Who is Responsible for Securing the Connected Car?

The cars of today differ drastically from those automobiles of yesteryear. With their computerized capabilities and virtual connectivity, today's vehicles, which are called connected cars, feature unheard of technology and innovative designs that make them fun and easy to drive.

In fact, the connected cars of today can be viewed more as computers on wheels [1] than vehicles that simple get you from Point A to Point B. Cars coming off the production lines right now possess 300 million lines of code, four times the amount of the code base found in a Boeing 747 jet and equivalent to the computing power of 20 personal computers.

But while today's connected cars undoubtedly have their benefits, their technology also raises two worrisome alarms that could put drivers and their private data at risk. Cyber thieves can hack into the cars' systems and not only steal car owners' credit card, banking, and other sensitive information; they can also take over the cars' operations and render them dangerously unstable or undriveable. [2]

In fact, the automotive industry recently witnessed several cases of cyber-hacking that made driving connected cars dangerous if not impossible. Companies like Jeep, Volkswagen, and Tesla all have recently dealt with cases of hackers taking over cars and stopping them while the cars were in use as well as stealing customers' Social Security numbers, financial details, and other sensitive information.

These cases of connected car cyber-hacking thus raise the question of whose responsibility it is to secure today's connected cars.

The Role of Manufacturers in Connected Car Security

To answer this question, the International Data Corporation recently conducted a study [3] to get consumers' viewpoint on who bears the responsibility of securing today's connected cars. Perhaps unsurprisingly, a large majority of connected car owners argued that the obligation for this security lies directly in the hands of connected car manufacturers.

Their argument appears to be substantiated by the 2016 Connected Car Report. [4] This report agrees that security for connected cars today belongs solely to the original equipment manufacturers, or OEMs. It expands on this debate by saying that, apart from the involved technical issues, securing today's connected cars demands that OEMs create the best project environment in which security software can be developed, tested, and maintained.

Moreover, it can be argued that one of the main problems that connected carmakers face today centers on the fact that they do not so much build connected cars as they assemble them from parts that come from other companies. Not all of these companies may view it as their responsibility to address cyber threats that could arise several steps down the connected car supply chain.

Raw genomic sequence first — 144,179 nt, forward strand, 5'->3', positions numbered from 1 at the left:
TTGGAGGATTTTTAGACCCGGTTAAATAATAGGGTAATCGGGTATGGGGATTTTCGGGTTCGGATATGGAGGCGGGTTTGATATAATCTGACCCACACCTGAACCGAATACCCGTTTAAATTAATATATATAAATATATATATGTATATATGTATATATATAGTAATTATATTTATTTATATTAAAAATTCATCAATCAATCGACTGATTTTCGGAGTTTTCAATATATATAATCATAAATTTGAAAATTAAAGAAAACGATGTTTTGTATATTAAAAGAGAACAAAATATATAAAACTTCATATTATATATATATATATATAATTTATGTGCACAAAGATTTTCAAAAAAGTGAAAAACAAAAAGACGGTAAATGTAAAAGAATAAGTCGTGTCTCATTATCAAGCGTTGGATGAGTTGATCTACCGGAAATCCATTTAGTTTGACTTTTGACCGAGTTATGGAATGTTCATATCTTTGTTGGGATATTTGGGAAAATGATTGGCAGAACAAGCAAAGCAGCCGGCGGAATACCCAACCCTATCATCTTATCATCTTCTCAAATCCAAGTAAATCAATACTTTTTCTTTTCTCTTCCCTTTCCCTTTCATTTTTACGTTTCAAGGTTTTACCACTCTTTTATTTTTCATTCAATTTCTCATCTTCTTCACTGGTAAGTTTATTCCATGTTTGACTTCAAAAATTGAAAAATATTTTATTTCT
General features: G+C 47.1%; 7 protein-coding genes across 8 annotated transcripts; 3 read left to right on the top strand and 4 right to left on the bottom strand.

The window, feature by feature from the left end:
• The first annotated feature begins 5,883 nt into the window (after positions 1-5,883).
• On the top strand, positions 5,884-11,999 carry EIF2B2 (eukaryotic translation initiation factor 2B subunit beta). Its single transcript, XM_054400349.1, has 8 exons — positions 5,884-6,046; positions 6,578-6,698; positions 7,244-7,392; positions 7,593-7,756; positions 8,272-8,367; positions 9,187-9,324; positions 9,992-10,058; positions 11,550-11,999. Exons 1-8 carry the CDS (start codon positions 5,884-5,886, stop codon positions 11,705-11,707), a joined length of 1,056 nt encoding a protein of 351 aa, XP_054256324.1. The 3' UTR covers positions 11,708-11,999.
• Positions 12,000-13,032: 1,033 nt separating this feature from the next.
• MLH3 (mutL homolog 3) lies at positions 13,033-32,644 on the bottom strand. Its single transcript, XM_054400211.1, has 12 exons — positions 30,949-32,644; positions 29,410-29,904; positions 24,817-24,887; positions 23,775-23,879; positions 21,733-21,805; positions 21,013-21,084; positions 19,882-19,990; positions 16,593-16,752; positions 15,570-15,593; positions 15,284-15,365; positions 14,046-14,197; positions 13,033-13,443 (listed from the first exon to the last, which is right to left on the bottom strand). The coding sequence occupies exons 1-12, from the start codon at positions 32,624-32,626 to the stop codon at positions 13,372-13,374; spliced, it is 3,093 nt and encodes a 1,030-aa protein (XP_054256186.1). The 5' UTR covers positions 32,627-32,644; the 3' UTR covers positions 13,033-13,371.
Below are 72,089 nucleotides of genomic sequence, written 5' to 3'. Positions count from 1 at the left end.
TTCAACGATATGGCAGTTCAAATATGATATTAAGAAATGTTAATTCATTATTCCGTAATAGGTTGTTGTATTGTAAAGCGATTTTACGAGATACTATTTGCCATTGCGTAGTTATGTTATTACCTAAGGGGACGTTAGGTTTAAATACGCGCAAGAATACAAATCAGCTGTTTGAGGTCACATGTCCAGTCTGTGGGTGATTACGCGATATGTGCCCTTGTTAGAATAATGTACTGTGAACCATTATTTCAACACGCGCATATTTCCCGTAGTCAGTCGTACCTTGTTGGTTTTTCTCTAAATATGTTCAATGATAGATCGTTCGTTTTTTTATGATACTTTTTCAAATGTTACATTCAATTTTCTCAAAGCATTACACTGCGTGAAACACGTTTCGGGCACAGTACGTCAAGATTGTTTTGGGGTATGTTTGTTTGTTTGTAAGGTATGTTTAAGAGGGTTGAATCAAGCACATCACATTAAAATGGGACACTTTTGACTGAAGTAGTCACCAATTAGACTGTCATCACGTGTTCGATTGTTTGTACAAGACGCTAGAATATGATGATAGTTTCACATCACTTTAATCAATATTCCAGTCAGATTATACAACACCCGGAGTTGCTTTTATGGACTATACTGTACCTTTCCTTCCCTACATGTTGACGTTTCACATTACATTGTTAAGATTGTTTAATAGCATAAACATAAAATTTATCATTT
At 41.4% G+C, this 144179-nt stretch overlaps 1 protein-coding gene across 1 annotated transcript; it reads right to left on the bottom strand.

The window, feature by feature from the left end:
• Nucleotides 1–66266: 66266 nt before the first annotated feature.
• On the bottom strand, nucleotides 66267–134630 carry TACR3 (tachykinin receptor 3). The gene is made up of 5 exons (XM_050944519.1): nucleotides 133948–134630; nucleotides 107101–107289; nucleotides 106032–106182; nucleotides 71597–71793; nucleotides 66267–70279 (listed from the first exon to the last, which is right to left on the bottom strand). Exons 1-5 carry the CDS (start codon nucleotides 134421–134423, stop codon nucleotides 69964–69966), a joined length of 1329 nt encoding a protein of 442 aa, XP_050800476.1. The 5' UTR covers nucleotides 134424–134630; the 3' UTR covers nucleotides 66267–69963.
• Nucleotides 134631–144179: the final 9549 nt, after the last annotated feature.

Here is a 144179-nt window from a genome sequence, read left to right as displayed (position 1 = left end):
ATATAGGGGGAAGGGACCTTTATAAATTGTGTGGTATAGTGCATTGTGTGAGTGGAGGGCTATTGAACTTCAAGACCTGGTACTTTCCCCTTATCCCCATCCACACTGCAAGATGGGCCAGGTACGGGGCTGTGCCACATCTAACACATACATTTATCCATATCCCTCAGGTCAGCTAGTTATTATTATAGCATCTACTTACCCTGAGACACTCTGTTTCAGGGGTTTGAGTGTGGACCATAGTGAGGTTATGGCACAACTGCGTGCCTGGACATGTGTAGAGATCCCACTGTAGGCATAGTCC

For that matter, connected cars are created through a cooperative effort of OEMs and a wide range of third-party operatives, namely Tier One car parts suppliers as well as tech and software businesses. No one company or supplier can be pinpointed as the sole bearer of responsibility when it comes to securing these automobiles.

The organizational process of assembling connected cars lacks the complex security needed to make these vehicles safe and off-limits from hacking from the start. As such, it can be argued that car manufacturers need to embed security somewhere in the car development process. Moreover, many of the issues that OEMs face today do not stem from their effort to create the most secure software. Rather, the security problems arise from the very way that all of the involved companies design and assemble any new car, much less one that features the connectivity and technology of today's connected vehicles.

Even so, OEMs also need to build and boost their cyber security capabilities. Many of the carmakers in today's automotive market lack the necessary development capabilities. They are not software developers whose talents lie in the rapid creation, design, and implementation of the complex computer codes needed to get these cars off the production line and onto the streets and in the hands of today's drivers. [5]

In fact, just updating the software itself as well as the related back-end systems is a very cumbersome and complex process that slows down a connected car's response to threats. Further, the task of coordinating the internally developed security software with the security efforts undertaken by third-party suppliers of the car's systems and services only adds immensely to the development challenge found in manufacturing connected cars.